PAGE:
When the dollars make no sense • Stop making “sense-making”

Impact investing? Maybe not! • Some things we can do together

A long, long time ago Edwin Karpf, my high school social studies teacher, would frequently remind us that “Figures don’t lie, but liars can figure.” But it’s worse than that. It’s not always deceit; it’s also pervasive blindness.

Here’s a case in point: According to McKinsey, “Capital spending [for] the net-zero transition between 2021 and 2050 would amount to about $275 trillion, or $9.2 trillion per year on average, an annual increase of as much as $3.5 trillion from today.” That’s the part that makes it into the OMG headlines. The part that doesn’t make the headlines as much: “While these spending requirements are large and financing has yet to be established, many investments have positive return profiles (even independent of their role in avoiding rising physical risks) and should not be seen as merely costs.

A new factory is an investment, not a cost. A company makes its investment decisions based on its capital capacity and its anticipated ROI. Partisans who trumpet costs alone pulling the wool over people’s eyes. As Brian Hicks wrote (15 years ago!), “Quick: What’s the most common criticism of renewable energy? Right: That it’s not economical. Too expensive compared to cheap oil, coal, natural gas, and nuclear. And that’s true, if you have a calculator that can only add, and you don’t count a bunch of stuff.”

Speaking of not counting a bunch of stuff, global subsidies to the fossil fuel industry in 2022 totaled $1.3 trillion of direct subsidies in 2022, and $7 trillion including externalities and indirect subsidies (while “the global oil and gas industry’s profits in 2022 jumped to some $4 trillion from an average of $1.5 trillion in recent years,” according to the IEA). Gee, I wonder if some of the financing we need could come from there?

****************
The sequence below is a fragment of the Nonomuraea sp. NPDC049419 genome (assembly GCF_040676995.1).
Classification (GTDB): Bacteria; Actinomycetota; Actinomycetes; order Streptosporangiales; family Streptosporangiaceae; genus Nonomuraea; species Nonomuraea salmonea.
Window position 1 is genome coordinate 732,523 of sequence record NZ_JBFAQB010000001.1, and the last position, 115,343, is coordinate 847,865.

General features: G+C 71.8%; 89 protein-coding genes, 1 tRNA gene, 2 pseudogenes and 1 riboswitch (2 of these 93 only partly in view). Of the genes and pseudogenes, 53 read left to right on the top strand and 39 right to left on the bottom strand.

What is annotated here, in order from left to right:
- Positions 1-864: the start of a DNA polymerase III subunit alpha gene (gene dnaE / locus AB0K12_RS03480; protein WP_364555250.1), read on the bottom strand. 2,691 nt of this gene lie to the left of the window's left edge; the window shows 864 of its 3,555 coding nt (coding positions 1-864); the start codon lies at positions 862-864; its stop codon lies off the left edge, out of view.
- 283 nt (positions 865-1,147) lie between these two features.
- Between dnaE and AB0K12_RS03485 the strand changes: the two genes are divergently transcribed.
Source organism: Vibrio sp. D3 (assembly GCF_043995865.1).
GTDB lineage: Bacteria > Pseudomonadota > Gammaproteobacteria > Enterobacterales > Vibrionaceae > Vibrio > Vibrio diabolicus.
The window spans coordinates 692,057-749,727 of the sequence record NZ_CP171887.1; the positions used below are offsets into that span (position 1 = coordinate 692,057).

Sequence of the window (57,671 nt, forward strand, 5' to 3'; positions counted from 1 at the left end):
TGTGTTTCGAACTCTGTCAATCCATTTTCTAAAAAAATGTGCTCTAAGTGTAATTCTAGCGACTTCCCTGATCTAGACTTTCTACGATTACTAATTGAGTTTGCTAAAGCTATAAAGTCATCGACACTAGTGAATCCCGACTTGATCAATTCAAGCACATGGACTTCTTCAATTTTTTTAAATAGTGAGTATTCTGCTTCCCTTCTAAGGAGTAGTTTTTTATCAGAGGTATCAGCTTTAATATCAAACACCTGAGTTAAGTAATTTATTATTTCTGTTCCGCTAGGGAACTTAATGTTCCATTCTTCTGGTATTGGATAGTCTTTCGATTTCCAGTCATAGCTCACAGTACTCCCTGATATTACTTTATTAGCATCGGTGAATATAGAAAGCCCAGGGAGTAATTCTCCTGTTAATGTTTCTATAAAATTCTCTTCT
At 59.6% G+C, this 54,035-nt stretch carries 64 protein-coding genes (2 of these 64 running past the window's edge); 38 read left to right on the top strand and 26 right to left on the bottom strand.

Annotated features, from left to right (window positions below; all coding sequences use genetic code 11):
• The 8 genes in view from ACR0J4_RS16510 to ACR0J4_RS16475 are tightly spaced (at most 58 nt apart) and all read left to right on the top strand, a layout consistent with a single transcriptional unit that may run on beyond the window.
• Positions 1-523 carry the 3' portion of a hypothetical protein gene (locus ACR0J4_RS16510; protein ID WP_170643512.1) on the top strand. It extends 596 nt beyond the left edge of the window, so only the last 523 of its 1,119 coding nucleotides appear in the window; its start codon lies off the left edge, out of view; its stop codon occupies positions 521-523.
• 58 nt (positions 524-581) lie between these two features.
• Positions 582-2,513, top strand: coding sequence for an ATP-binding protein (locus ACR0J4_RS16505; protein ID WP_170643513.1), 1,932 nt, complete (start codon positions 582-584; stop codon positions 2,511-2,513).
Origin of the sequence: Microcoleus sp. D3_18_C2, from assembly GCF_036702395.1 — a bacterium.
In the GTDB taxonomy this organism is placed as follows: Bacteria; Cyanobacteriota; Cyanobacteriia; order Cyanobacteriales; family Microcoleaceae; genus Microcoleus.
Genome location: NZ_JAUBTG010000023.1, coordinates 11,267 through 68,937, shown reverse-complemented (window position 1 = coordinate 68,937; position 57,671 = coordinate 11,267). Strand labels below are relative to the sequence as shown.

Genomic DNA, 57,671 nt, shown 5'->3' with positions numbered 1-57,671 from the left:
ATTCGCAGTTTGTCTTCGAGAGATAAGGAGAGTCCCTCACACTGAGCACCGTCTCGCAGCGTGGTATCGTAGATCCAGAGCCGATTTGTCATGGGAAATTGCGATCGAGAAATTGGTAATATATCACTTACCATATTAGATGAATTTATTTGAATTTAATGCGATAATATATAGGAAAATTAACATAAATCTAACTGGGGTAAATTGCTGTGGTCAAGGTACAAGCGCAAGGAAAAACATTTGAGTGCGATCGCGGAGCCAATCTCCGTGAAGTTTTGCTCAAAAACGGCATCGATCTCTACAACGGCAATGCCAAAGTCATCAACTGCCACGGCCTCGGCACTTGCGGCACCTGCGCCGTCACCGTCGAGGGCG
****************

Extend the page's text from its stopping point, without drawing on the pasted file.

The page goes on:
So what to do? Well, if you run a business, and the business depends on subsidies, then you don’t really have a business. The subsidies are risk, not value, so you’d better reinvent yourselves before the subsidies fall; because they will. (If you run a business that depends on businesses that depend on subsidies…well, you get the idea.) If you’re a person who can vote, then you damn well better vote, and vote for people who are not in thrall to the subsidized house of cards that will take us all down with it. And if you’re a person who buys anything, sells anything, invests in anything, recommends anything to others, recognize that you’re voting every day with every dollar—either for the mess we’re in or for the world you want.

(These are sketches from my books-in-progress on “getting the prices right” and “the structural defects of capital-ism.” There’ll be more of these sketches in coming issues, and posts on LinkedIn, Substack and Medium. Please follow me there.)

Here’s the video of our September 20th session of Living Between Worlds, with Grace, Dignity, and Power, where we took on current popularity of “sense-making” as a desperate impulse toward something clear and settled that just may not be available to us in these times. Have a look. And please “like!” and “subscribe!” (That trains the algorithm to treat us better.) And register to join us Wednesday October 19th as the conversation continues.

I’ve been thinking (I know, always dangerous) about “impact investing.” But in the spirit of “de-colonizing the mind” (as Caroline Casey puts it), could we please find a less aggressive, less violent, less military-metaphor term, a more regeneratively inspiring term, than “impact”? Than “to strike forcefully against something.” Whatcha got, people?


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As always, thank you for all you do.

Yours, in solidarity with life,
Gil Friend

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